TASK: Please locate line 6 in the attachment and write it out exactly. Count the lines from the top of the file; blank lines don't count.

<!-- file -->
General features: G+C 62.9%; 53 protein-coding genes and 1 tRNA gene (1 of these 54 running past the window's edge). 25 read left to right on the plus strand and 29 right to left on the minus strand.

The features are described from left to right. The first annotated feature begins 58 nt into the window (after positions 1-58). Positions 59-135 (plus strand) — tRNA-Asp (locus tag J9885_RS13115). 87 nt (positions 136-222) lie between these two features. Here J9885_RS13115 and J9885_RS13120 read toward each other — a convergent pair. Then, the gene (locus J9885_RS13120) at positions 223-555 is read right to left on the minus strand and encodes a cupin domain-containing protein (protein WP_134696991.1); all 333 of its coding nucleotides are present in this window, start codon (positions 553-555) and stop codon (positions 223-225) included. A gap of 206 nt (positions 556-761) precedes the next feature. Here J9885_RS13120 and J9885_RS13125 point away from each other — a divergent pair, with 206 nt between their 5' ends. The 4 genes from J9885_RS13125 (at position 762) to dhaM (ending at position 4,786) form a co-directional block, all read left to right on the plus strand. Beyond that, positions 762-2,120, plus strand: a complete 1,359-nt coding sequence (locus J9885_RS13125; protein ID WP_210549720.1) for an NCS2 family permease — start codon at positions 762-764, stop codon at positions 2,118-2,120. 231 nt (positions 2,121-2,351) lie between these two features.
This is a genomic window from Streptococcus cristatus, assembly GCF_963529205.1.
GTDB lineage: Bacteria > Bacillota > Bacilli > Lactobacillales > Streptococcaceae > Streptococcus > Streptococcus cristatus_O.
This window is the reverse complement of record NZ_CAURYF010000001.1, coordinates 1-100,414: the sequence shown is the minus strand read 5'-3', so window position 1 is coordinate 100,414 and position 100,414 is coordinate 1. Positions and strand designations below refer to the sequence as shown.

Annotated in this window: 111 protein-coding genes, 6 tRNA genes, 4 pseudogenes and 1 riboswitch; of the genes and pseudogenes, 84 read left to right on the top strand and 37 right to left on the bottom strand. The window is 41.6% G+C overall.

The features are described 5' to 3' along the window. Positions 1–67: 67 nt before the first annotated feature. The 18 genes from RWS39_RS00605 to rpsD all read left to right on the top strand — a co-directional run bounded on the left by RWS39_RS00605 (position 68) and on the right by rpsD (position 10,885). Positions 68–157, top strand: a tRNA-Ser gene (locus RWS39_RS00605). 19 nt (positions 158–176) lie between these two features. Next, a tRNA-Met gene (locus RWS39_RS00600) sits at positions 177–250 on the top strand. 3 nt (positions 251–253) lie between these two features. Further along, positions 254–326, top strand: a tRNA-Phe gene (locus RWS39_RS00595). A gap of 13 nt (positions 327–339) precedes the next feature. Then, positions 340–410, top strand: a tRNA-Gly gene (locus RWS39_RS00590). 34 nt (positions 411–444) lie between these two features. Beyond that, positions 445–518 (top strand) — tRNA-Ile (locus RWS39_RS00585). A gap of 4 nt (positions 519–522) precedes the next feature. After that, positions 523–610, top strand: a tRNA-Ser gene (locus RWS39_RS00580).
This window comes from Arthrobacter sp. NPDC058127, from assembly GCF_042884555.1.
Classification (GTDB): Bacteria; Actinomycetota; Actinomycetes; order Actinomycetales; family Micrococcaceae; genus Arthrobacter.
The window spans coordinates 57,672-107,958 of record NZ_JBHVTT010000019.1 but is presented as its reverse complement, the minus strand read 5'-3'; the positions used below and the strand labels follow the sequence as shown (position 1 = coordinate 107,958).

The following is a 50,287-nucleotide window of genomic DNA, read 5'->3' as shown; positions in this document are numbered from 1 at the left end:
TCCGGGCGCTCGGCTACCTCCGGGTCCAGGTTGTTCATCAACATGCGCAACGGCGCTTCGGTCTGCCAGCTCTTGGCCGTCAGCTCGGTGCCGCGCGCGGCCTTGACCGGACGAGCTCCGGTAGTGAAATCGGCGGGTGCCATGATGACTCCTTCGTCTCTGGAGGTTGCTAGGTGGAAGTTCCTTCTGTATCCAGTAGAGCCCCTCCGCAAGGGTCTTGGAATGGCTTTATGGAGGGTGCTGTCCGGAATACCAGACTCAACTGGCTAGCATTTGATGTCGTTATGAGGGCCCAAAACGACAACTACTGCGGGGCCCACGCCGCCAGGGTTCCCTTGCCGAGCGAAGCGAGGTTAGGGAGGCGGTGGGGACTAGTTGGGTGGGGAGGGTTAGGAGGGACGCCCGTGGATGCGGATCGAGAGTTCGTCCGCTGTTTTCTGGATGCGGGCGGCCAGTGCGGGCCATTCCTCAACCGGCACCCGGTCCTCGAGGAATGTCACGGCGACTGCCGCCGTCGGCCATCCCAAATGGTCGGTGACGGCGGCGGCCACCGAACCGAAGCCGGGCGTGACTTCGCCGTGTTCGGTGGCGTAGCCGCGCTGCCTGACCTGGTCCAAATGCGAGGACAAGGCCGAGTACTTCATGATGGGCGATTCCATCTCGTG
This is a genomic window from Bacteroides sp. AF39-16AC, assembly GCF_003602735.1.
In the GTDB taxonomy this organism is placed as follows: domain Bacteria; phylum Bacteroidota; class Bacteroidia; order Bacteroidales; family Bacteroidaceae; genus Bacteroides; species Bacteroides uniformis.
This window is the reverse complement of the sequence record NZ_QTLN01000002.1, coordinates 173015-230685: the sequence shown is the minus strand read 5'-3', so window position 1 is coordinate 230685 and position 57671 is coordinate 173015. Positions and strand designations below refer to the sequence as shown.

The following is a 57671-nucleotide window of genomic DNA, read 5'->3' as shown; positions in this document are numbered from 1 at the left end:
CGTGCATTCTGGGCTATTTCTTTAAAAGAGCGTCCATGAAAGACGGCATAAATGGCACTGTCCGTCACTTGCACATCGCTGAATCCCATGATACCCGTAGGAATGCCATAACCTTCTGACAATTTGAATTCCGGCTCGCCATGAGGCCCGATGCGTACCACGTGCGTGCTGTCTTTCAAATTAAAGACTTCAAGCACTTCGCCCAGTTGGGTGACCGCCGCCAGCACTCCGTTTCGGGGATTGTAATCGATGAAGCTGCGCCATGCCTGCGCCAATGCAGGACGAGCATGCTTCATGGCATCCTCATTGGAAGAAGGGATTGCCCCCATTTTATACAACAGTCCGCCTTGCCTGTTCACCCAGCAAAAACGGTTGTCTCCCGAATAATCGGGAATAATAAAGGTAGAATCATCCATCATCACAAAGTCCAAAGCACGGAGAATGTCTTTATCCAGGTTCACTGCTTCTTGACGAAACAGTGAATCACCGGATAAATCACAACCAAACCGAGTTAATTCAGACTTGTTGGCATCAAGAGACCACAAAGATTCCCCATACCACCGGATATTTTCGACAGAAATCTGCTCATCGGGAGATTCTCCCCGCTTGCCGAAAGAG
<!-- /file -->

Annotated in this window: 111 protein-coding genes, 6 tRNA genes, 4 pseudogenes and 1 riboswitch; of the genes and pseudogenes, 84 read left to right on the top strand and 37 right to left on the bottom strand. The window is 41.6% G+C overall.